As coronavirus cases have spiked across the country, this disparity has only deepened. A new CDC report found that Black and Hispanic patients represented nearly two-thirds of coronavirus deaths among those younger than 65. The researchers looked at data from more than 10,000 coronavirus patients whose deaths were reported from February 12 to May 18, and found that more than one-third of deceased patients under 65 were Hispanic and another 30% were Black.
White people, meanwhile, represented around 40% of US coronavirus deaths of all ages and 55% of coronavirus deaths among patients ages 85 and older. That’s more than any other race, but white people make up a far larger portion of the US population: around three-quarters.
The fact that most young people dying of COVID-19 in the US are people of color highlights the racial disparities at play in the pandemic.
In an interview with Business Insider, Surgeon General Jerome Adams attributed some coronavirus outbreaks among communities of color to “social determinants of health.” Black and Hispanic people, for instance, are more likely to hold service-industry jobs that increase their risk of exposure. Black Americans also account for 17% of frontline employees, despite making up 12% of the US workforce, according to a study from the Center for Economic and Policy Research.
In addition, Black people more likely to have preexisting medical conditions that make them vulnerable to severe health outcomes.
“Health disparities have always existed for the African-American community,” Dr. Anthony Fauci, the US’s leading infectious disease expert, said in an April White House press briefing. The reason the coronavirus hits Black communities hardest, he added, has to do with the prevalence of “underlying medical conditions — the diabetes, the hypertension, the obesity, the asthma.”
These conditions aren’t primarily driven by biology or genetics but by structural factors like unemployment, household density, limited access to fresh food, and neighborhoods that lack clean water or have high exposure to allergens and mold.
“There are also factors that we don’t measure, and those include things like structural racism,” Adams said. “We have to acknowledge that these things are occurring and that they are occurring to people in many cases because of the color of their skin.”
Patients of color face barriers to testing and quality care
The CDC study found that most deaths from February to April were recorded in three areas with significant outbreaks: New York City, New Jersey, and Washington state.
Dr. Uché Blackstock, a part-time emergency medicine physician in central Brooklyn, saw the influx of patients in March. Almost as soon as the first cases arrived in New York City, Blackstock said, she began to worry that Black and Hispanic communities would be the ones most heavily impacted.
By mid-March, she said, her patients were mostly people of color. Data from the New York State Department of Health suggests that about 34% of New York City’s deceased coronavirus patients were Hispanic and another 28% were Black. Each group makes up about a quarter of the city’s population.
Blackstock said she mentioned the changing demographics to her staff: “Do you notice the patients look like us now?”
“We actually had to close [urgent care] sites that were in mostly white affluent neighborhoods because the volume of patients actually went down,” Blackstock told Business Insider. “They started having to move staff and providers over to sites that were in predominantly Black or Latino neighborhoods.”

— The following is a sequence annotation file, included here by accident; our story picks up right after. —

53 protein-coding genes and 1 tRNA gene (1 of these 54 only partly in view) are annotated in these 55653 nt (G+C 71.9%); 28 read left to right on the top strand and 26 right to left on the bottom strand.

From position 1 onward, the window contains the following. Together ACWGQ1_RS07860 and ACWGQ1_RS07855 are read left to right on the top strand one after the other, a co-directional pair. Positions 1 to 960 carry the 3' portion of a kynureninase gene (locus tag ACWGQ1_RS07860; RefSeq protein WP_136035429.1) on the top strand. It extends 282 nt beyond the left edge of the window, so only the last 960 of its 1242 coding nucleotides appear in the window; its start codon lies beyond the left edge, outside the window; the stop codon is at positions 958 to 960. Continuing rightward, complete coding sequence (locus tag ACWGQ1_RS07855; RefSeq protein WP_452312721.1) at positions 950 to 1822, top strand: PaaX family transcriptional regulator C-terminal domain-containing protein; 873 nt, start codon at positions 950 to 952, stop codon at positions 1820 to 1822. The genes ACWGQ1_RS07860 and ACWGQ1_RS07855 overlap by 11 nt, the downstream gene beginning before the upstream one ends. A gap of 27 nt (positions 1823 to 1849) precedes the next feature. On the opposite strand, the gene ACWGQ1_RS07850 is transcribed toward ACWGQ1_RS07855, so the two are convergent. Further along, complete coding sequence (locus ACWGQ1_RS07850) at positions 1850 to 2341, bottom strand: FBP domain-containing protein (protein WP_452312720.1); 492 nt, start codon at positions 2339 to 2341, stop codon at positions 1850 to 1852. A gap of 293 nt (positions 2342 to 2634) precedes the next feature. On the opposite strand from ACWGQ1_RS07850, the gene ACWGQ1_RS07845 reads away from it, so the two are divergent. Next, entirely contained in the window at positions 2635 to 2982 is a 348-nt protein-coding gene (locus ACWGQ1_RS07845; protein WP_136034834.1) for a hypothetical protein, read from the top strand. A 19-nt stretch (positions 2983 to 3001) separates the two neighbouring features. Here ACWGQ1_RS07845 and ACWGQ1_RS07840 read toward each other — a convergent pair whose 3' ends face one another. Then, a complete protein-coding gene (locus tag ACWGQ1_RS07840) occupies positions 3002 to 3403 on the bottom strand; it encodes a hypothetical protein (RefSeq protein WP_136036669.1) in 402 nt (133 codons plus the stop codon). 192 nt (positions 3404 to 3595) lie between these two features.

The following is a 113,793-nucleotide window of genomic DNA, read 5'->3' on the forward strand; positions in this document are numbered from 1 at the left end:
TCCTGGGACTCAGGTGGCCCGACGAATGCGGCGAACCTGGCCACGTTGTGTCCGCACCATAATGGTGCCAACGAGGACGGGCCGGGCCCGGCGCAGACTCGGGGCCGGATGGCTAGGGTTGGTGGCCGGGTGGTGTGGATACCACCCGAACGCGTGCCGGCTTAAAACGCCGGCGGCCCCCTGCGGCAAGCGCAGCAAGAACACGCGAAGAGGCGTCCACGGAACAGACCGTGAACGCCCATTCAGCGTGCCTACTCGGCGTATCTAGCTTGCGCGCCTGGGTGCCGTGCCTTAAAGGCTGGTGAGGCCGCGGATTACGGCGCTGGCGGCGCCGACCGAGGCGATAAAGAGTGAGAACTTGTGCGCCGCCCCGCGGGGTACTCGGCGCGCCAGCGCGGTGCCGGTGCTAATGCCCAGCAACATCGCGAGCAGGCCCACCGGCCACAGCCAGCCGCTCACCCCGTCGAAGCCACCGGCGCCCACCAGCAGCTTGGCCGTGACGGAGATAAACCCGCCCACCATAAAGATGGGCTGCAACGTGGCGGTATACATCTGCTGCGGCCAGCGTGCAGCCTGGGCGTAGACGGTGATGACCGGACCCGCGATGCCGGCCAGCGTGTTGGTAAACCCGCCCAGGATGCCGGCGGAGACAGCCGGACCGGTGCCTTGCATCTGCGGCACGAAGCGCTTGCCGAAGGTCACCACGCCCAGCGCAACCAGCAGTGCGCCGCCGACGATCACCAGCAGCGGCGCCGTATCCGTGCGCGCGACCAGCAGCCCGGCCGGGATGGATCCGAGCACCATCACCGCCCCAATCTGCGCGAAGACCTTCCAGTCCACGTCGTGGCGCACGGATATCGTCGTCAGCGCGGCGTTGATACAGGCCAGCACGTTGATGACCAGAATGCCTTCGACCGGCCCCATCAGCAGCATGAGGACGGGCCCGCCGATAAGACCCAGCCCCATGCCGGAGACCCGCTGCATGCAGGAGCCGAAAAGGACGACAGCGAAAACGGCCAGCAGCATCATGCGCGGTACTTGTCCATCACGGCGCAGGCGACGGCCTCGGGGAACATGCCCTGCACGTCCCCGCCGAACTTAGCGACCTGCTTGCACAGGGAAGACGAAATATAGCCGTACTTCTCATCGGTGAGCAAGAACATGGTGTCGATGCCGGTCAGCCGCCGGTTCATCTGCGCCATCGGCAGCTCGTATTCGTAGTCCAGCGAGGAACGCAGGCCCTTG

Blackstock said one of the main reasons for these outbreaks is that patients of color are less likely to have access to quality healthcare. Black adults are uninsured at nearly twice the rate of white adults, according to US Census data. Many Black patients may also be hesitant to seek medical care in the first place.
“We’re seeing that Black patients were less likely to be tested even when they did present to a hospital that had testing or a facility that had testing available,” Blackstock said. “We also know that when Black patients do present to the hospital with coronavirus, they usually are sicker.”
Blackstock said one of her recent coronavirus patients, an elderly Black man, told her he would rather stay home than face discrimination in the emergency room. Another patient, a young Black woman, expressed a similar concern.
Blackstock recalled their conversation: “I had so much personal protective equipment on that she looked at me and she said, ‘I just want to make sure — are you Black?’ I said yes. She said, ‘OK, good, because I just want to make sure that I’m listened to.”

Encouraging Signs of Hope during COVID-19 A partnership between Greene Co. Alumnae Chapter of Delta Sigma Theta, Sorority, Inc. and the Black Belt Community Foundation

Mayor James Gaines and Town of Union members receive a banner for display from DST chapter member Loydleetta Wabbington.
Hale County EMS and Hospital receive banners for display. Fans were produced for Greene and Hale Counties.

A plan to spread joy throughout the Black Belt during the most historic and monumental time of our lifetime is being executed because of a partnership between the Black Belt Community Foundation’s Black Belt Joy Project, and the Greene County Alumnae Chapter of Delta Sigma Theta Sorority, Incorporated.
The goal is to express, in a creative manner, our appreciation to the First Responders and the Class of 2020 graduates in the chapter’s two county service areas. “We want local citizens to enjoy the artistic and creative weatherproof banners and signs of hope and encouragement presented to the Class of 2020 and to the first responders in Greene County and Hale County”, said Mrs. Isaac N. Atkins, President of the Greene County Alumnae Chapter of Delta Sigma Theta Sorority, Incorporated.